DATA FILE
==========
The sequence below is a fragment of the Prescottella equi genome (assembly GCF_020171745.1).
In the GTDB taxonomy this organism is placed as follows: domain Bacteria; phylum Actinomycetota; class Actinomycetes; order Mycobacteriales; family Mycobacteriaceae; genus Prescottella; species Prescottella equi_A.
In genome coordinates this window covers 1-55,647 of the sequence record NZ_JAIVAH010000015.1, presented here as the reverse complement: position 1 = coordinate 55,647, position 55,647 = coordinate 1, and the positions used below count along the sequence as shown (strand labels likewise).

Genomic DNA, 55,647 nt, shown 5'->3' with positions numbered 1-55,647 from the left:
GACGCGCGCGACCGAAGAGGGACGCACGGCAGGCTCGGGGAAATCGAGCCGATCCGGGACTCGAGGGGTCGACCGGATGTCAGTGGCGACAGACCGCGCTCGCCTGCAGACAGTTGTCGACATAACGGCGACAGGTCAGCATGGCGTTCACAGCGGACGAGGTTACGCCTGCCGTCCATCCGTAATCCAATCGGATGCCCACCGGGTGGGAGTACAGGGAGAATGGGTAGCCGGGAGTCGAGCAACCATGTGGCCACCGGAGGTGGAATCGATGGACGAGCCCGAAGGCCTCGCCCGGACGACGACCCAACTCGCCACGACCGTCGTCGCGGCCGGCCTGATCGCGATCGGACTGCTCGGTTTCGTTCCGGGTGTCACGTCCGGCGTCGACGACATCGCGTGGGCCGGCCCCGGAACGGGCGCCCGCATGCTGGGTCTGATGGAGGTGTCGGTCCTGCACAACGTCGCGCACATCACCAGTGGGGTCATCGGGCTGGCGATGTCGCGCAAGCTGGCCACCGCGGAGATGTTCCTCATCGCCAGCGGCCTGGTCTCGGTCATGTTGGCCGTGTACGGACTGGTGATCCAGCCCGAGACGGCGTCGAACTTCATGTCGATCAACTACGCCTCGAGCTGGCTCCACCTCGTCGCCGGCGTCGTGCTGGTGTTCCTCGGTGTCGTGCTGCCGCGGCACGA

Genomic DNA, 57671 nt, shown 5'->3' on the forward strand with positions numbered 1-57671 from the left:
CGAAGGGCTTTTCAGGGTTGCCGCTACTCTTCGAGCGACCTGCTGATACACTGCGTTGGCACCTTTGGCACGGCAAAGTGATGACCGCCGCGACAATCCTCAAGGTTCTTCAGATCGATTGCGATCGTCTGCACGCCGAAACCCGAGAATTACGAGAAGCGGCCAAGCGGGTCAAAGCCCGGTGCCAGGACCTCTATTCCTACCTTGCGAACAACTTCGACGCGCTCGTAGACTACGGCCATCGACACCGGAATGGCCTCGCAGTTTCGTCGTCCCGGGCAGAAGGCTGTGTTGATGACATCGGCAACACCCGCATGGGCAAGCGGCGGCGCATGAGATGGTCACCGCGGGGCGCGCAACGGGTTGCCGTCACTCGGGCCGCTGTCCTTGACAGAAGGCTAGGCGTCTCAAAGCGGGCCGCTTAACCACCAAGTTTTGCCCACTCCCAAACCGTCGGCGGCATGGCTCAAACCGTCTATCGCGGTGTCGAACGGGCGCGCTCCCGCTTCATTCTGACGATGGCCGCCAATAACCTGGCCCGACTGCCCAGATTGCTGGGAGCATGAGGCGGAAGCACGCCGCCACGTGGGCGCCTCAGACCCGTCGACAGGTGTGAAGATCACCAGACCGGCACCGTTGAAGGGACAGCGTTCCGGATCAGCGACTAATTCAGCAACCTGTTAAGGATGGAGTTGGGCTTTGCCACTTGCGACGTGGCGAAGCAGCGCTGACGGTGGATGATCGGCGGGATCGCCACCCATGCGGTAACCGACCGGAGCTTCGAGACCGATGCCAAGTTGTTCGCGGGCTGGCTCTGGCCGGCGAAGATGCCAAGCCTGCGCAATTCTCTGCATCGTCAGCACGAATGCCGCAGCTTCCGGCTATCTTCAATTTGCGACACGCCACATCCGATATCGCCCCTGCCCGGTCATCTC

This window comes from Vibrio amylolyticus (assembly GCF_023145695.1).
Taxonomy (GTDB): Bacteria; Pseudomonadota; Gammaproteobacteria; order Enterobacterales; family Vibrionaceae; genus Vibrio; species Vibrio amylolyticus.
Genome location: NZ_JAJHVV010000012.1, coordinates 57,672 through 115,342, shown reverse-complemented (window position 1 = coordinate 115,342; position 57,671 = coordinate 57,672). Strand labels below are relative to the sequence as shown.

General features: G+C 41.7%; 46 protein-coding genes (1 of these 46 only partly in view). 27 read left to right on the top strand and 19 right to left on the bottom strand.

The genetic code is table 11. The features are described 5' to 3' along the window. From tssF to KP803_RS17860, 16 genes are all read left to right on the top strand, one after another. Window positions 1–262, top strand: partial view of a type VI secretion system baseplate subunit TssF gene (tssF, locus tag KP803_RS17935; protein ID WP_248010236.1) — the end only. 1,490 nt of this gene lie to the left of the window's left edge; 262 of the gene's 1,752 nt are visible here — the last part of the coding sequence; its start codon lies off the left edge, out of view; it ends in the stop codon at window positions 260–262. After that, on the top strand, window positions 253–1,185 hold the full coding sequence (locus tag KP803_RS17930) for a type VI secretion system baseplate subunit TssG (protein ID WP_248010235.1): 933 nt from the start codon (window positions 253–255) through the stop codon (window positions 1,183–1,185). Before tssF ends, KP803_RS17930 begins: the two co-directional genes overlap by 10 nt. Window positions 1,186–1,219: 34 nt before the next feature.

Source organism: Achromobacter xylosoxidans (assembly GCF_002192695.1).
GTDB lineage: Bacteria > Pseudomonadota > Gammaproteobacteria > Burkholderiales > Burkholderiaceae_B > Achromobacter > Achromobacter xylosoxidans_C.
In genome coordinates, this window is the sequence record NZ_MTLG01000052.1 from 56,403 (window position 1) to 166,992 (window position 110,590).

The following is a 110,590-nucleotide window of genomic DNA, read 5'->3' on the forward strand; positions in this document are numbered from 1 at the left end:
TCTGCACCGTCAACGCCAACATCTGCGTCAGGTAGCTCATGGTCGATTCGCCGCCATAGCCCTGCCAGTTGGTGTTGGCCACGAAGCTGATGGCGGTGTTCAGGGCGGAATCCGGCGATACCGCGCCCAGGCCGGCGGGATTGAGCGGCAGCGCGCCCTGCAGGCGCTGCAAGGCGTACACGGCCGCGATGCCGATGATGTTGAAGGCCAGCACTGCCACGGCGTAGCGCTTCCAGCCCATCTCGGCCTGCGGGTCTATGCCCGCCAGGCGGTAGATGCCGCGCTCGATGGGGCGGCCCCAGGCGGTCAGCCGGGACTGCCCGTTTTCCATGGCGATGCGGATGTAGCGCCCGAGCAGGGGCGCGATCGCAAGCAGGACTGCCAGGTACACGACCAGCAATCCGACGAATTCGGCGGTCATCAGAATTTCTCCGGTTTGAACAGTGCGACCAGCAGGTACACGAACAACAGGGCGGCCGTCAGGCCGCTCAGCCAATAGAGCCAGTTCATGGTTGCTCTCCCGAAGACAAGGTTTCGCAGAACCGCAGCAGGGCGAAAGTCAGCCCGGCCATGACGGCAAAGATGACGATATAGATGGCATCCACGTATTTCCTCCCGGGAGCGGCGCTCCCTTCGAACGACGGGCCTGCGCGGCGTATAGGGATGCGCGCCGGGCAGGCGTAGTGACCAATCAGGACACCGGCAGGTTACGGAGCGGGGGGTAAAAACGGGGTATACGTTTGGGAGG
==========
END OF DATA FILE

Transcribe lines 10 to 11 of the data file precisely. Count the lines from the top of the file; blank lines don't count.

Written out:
Genome location: NZ_JAJHVV010000012.1, coordinates 57,672 through 115,342, shown reverse-complemented (window position 1 = coordinate 115,342; position 57,671 = coordinate 57,672). Strand labels below are relative to the sequence as shown.

General features: G+C 41.7%; 46 protein-coding genes (1 of these 46 only partly in view). 27 read left to right on the top strand and 19 right to left on the bottom strand.